MLB.com Columnist

Lyle Spencer

'Great guy' Gordon embraced by Marlins

Second baseman showing all-around excellent game in first season with Miami

'Great guy' Gordon embraced by Marlins

LOS ANGELES -- Watching Marlins teammate Dee Gordon tear up National League pitching this season has taken the great Ichiro Suzuki back 15 years to when he was Gordon's age, an acclaimed 27-year-old Japanese import gracing a Mariners uniform.

Ichiro had a 2001 season that players dream about but rarely experience. He led the American League in hitting at .350, in hits with 242, in steals with 56. Ichiro scored 127 runs, won an AL Silver Slugger Award and was a Gold Glove winner in right field, showcasing a laser arm that rang up eight assists before baserunners got smart and stopped testing him.

"He does," a beaming Ichiro, 41, said in English on Monday when asked if Gordon, the former Dodger, reminds him of himself as a young man. "Very similar, the way he hits, runs. I think I was like that. He can bunt, go the other way. He's exciting, fun to watch. A very good player."

Gordon, the reigning Major League stolen-base king, returned to Dodger Stadium leading the NL with his .439 batting average. Billy Hamilton, Jarrod Dyson, Peter Bourjos or Mike Trout might be faster, but until we get them in sprinter's gear for a 60- or 100-meter dash, we'll never know. Just know Gordon can fly. So could Ichiro, at 27 and deep into his 30s.

"I don't know," Ichiro said, understanding there's no way to determine if he was as swift in his prime as Gordon is now. "He's really fast."

Gordon's triple

Returning to his home state in the winter swap, Gordon has enjoyed six weeks playing on a level with Ichiro's six months in 2001. The second baseman and son of former Major League pitcher Tom "Flash" Gordon, Dee has been as electric as Pops, just in a different fashion.

Mike Redmond, the Marlins' manager, said he understood Gordon's desire to have a "monster series" against his old team. Redmond sees the flash in Gordon, but he seems to value most his old-school virtues.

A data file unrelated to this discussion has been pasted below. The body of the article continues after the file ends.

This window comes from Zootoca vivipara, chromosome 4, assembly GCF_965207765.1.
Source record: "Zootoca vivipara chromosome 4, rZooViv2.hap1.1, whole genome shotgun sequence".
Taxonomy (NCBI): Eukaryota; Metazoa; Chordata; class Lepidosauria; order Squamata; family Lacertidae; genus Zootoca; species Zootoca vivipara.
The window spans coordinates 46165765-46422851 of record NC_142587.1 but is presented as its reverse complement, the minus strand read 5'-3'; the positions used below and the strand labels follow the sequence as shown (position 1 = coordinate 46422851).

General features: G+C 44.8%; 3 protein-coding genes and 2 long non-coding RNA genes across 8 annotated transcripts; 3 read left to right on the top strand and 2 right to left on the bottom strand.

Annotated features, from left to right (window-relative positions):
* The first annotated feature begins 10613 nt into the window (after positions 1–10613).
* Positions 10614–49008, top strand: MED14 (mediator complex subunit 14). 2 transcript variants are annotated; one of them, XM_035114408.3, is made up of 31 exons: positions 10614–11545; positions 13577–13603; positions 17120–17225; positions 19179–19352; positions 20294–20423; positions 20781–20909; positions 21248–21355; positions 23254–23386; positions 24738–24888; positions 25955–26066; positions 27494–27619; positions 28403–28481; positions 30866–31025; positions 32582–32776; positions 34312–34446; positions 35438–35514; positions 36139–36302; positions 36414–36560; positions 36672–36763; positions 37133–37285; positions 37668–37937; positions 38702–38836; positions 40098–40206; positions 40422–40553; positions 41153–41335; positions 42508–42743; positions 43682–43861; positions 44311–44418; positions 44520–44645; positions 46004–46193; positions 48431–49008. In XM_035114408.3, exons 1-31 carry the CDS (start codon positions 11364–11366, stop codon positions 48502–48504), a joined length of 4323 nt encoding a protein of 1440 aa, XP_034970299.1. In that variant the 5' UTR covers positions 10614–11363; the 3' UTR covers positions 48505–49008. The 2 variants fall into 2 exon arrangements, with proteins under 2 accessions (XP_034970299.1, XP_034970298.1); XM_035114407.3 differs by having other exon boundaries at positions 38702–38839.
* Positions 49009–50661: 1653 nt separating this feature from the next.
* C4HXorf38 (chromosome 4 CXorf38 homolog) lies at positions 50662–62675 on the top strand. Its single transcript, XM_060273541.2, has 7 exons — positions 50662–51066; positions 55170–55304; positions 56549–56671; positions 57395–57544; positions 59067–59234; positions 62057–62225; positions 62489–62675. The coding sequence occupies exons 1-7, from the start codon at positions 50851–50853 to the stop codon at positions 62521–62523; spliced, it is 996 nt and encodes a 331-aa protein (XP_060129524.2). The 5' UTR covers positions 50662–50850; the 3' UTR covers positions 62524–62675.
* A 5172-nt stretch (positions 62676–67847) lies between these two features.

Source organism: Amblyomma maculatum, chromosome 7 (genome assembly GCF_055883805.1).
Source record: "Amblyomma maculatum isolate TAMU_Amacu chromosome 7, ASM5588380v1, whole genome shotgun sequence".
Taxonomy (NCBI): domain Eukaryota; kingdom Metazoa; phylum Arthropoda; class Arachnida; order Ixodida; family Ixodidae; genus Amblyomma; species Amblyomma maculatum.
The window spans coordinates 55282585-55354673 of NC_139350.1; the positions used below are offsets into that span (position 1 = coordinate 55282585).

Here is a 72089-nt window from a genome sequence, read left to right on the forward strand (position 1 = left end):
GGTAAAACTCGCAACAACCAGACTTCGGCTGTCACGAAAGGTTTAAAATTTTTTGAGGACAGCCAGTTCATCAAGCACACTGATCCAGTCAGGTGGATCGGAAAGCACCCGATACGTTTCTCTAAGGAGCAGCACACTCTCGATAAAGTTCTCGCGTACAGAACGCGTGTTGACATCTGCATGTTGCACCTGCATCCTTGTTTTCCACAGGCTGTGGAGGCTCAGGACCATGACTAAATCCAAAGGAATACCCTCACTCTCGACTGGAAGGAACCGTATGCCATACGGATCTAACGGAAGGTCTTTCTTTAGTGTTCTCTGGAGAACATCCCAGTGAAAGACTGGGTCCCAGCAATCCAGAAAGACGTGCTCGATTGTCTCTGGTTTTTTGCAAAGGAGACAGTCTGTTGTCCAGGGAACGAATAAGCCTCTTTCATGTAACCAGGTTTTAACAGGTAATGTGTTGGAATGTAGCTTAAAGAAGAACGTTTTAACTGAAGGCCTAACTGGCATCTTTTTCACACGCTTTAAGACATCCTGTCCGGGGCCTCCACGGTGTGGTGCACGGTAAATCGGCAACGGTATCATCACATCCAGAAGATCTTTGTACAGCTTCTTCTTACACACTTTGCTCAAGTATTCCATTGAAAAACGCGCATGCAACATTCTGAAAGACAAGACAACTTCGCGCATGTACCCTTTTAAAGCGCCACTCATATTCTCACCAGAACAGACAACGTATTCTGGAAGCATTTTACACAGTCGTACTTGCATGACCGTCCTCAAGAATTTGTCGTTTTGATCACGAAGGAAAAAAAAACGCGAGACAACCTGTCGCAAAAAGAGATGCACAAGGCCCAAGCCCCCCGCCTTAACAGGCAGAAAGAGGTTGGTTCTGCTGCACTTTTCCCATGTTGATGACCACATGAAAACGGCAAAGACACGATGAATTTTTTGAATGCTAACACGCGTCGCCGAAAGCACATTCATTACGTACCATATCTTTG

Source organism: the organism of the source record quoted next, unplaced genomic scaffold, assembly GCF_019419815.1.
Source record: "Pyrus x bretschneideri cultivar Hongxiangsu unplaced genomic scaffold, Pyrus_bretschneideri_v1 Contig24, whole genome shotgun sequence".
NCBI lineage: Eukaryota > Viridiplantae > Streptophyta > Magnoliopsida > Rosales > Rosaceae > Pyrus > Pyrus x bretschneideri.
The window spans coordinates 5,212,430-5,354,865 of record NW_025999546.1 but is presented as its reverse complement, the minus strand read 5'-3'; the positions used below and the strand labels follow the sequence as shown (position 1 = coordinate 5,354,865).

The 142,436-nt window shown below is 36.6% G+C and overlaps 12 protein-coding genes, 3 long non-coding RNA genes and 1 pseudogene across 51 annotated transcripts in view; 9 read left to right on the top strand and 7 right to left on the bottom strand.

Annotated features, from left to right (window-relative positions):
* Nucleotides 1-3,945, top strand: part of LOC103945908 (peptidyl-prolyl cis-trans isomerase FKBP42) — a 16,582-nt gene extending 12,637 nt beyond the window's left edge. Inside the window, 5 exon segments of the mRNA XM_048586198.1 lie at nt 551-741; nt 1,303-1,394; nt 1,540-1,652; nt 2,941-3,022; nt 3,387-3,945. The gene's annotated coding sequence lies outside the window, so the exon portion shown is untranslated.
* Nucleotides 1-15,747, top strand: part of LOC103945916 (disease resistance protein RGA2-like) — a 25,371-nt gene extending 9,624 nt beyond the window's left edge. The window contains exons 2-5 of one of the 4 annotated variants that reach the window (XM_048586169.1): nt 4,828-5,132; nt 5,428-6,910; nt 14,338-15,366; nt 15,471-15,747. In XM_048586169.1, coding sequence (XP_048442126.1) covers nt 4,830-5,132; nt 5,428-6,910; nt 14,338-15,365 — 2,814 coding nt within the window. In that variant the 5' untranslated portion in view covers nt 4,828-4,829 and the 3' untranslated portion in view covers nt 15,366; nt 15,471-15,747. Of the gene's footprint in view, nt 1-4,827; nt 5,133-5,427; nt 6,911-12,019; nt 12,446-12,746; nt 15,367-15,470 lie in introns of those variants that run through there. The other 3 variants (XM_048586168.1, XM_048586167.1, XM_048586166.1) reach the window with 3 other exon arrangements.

"He's just such a great guy," Redmond said. "Great teammate, great player. He looks like a kid having fun playing the game. His consistency for our ballclub has been huge."

Given a rousing ovation by his old fans when he stepped up to lead off the game, Gordon lifted his cap to the crowd, settled into the batter's box and ripped Zack Greinke's first pitch right back at him. The 2014 NL Gold Glove winner used his exceptional reactions -- he was a star shortstop in high school -- to rob Gordon of a hit.

Gordon gets ovation

Even with two strikes in his next at-bat, Gordon saw third baseman Justin Turner creeping in on the infield grass, aware of the threat presented by his speed. Drawing a walk, Gordon was shot down trying to steal by Yasmani Grandal.

Gordon's bunting ability, encouraged and cultivated by Dodgers legend Maury Wills during Spring Training sessions in Arizona, has given him an edge by opening space on the left side of the infield. He has learned to slash doubles the other way, between the drawn-in third baseman and the bag.

"He's probably not going to hit .400, but if he makes contact, with his speed, there's no reason he can't put up some big numbers," said Dan Haren, who came to Miami with Gordon in the deal that brought four players to Los Angeles and led to the acquisition of Howie Kendrick from the Angels to handle second.

Haren (4-1, 2.68 ERA), who has excelled along with Gordon and will work Tuesday night's middle game of the series, has seen the growth in his teammate's total game.

"He's way better defensively now," Haren said. "He's doing some great things with the glove. Dee's such a great athlete, just a pleasure to watch play and have as a teammate."

Gordon's behind-the-back pass

Giancarlo Stanton, who is to the Marlins and the NL what Trout is to the Angels and the AL, took an instant liking to Gordon.

"Everybody's always different when you get to know them as a teammate," Stanton said. "You get to know the person as well as the player. There's no question about what he's shown with the Dodgers and with us so far. You have a young guy like that, the sky's the limit. You can always get better and learn from previous experiences.

"Defensively, I knew he was solid. Those two up the middle [Gordon and shortstop Adeiny Hechavarria], I'd put them up there with anybody."

Hechavarria stole a hit from rookie Joc Pederson behind Tom Koehler in the third inning Monday night. Few teams in the sport are as athletic as Miami, with Gordon and Stanton leading the way as perhaps the swiftest and strongest men in the game.

Gordon has a large support group with his parents and five siblings in Orlando, Fla., staying in constant contact. He especially appreciates the unconditional love of his 5-year-old niece, Londyn Gordon.

"She's on my side no matter what," Gordon said. "Good or bad, she doesn't care."

Lyle Spencer is a national reporter and columnist for MLB.com. Follow him on Twitter @LyleMSpencer. This story was not subject to the approval of Major League Baseball or its clubs.